Monastics in Tibetan county under continued foreign travel ban

Monks at the Kirti Monastery. (Photo courtesy: NYT)
Monks at the Kirti Monastery. (Photo courtesy: NYT)

(, Jan18, 2015) – After being in force for nearly seven years, China has finally lifted a ban on the issuance of passports to the lay Tibetan public in Serta (Chinese: Seda) County of Karze (Ganzi) Prefecture, Sichuan Province, while continuing the restriction on the local Tibetan monastic population, reported Radio Free Asia (RFA, Washington) Jan 16. The report added that officials contacted by phone had refused to explain the continuance of the passport denial to the Tibetan monks and nuns.

The ban was imposed in 2008 when most of the Tibetan Plateau was hit by an upsurge of Tibetan protests against Chinese rule. Monks and nuns had played a leading role and suffered many casualties during the protests and China’s ensuing brutal armed crackdown.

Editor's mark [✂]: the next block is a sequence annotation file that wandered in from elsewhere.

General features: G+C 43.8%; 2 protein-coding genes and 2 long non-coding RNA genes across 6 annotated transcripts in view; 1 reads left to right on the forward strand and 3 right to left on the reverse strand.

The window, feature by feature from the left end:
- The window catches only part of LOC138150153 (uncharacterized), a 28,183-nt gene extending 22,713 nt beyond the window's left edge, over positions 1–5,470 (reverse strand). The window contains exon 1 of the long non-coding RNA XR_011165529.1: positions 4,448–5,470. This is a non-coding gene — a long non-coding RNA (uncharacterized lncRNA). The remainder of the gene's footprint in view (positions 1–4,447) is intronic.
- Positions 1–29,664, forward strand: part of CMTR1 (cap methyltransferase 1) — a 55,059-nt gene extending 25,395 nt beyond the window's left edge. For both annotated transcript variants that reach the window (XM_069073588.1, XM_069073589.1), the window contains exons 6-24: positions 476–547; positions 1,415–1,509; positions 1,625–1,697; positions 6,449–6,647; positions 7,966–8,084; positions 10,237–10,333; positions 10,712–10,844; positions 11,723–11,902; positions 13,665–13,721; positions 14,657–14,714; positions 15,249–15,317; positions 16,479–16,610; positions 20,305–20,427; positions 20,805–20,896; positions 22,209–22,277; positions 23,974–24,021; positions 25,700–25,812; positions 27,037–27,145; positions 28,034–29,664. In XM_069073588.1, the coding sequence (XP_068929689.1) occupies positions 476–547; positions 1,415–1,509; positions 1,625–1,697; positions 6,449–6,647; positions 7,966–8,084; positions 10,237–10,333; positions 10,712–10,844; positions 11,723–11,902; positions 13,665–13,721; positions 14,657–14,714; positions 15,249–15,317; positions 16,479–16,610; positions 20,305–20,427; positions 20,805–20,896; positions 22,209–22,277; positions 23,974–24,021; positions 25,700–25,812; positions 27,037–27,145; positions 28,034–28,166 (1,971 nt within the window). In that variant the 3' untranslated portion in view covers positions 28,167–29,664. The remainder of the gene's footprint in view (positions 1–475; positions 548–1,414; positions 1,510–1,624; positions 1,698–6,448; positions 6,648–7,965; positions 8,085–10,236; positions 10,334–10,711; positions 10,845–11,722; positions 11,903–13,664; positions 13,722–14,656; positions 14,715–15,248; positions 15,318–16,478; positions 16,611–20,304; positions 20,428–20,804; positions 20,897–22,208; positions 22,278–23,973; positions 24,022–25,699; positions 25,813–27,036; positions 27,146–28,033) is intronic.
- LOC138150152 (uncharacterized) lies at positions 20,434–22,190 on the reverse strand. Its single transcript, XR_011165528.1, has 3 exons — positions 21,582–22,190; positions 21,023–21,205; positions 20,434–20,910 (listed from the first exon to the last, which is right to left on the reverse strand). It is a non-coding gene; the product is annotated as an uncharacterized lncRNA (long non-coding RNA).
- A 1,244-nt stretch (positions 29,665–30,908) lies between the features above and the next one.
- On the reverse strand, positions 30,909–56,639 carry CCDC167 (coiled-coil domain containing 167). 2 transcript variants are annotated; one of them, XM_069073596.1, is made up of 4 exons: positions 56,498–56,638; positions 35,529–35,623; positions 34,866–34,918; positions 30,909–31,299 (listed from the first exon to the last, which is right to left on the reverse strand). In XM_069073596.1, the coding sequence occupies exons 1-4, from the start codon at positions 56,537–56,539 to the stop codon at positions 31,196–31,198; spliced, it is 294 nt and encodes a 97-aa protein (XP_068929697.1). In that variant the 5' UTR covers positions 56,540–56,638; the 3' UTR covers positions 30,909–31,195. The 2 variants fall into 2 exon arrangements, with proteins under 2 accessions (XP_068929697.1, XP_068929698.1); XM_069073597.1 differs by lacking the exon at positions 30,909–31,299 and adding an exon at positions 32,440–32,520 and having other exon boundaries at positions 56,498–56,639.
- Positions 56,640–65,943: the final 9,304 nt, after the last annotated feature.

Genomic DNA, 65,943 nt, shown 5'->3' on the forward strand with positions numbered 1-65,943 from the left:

The report said lay Tibetans began to be issued the passport about a month ago. However, former monks are required to submit a written assurance, denying having any connection with any monastery. The passports are being issued only to actual travellers, and have to be returned to the government at the end of one’s trip.

A passport fee of 3,600 yuan (US$ 580) has to be paid to a travel agent against whose receipt the office of overseas travel in the prefectural seat of Dartsedo (Kangding) grants the approval. However, in case the approval is not given, the travel agent returns only 2,600 yuan to the failed applicant, the report added.


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